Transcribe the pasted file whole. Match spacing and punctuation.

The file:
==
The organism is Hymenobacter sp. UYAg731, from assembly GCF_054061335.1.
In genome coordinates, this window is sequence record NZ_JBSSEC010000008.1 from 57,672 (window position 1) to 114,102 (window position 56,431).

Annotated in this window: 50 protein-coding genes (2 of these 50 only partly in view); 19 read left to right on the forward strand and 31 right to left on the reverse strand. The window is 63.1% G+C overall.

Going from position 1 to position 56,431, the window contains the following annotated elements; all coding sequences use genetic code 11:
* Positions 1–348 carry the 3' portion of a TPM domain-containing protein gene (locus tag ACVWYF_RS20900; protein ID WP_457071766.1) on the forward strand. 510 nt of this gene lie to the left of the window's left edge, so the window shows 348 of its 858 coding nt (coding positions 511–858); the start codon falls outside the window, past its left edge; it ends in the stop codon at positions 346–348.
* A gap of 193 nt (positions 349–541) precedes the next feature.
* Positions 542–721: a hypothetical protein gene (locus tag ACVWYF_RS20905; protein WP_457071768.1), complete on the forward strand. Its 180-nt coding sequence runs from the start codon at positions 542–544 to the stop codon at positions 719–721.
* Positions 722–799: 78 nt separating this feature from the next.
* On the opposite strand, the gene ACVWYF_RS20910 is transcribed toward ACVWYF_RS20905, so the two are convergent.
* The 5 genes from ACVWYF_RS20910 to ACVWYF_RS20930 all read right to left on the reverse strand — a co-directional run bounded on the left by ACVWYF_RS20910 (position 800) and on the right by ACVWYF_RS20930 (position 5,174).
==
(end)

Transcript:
The organism is Hymenobacter sp. UYAg731, from assembly GCF_054061335.1.
In genome coordinates, this window is sequence record NZ_JBSSEC010000008.1 from 57,672 (window position 1) to 114,102 (window position 56,431).

Annotated in this window: 50 protein-coding genes (2 of these 50 only partly in view); 19 read left to right on the forward strand and 31 right to left on the reverse strand. The window is 63.1% G+C overall.

Going from position 1 to position 56,431, the window contains the following annotated elements; all coding sequences use genetic code 11:
* Positions 1–348 carry the 3' portion of a TPM domain-containing protein gene (locus tag ACVWYF_RS20900; protein ID WP_457071766.1) on the forward strand. 510 nt of this gene lie to the left of the window's left edge, so the window shows 348 of its 858 coding nt (coding positions 511–858); the start codon falls outside the window, past its left edge; it ends in the stop codon at positions 346–348.
* A gap of 193 nt (positions 349–541) precedes the next feature.
* Positions 542–721: a hypothetical protein gene (locus tag ACVWYF_RS20905; protein WP_457071768.1), complete on the forward strand. Its 180-nt coding sequence runs from the start codon at positions 542–544 to the stop codon at positions 719–721.
* Positions 722–799: 78 nt separating this feature from the next.
* On the opposite strand, the gene ACVWYF_RS20910 is transcribed toward ACVWYF_RS20905, so the two are convergent.
* The 5 genes from ACVWYF_RS20910 to ACVWYF_RS20930 all read right to left on the reverse strand — a co-directional run bounded on the left by ACVWYF_RS20910 (position 800) and on the right by ACVWYF_RS20930 (position 5,174).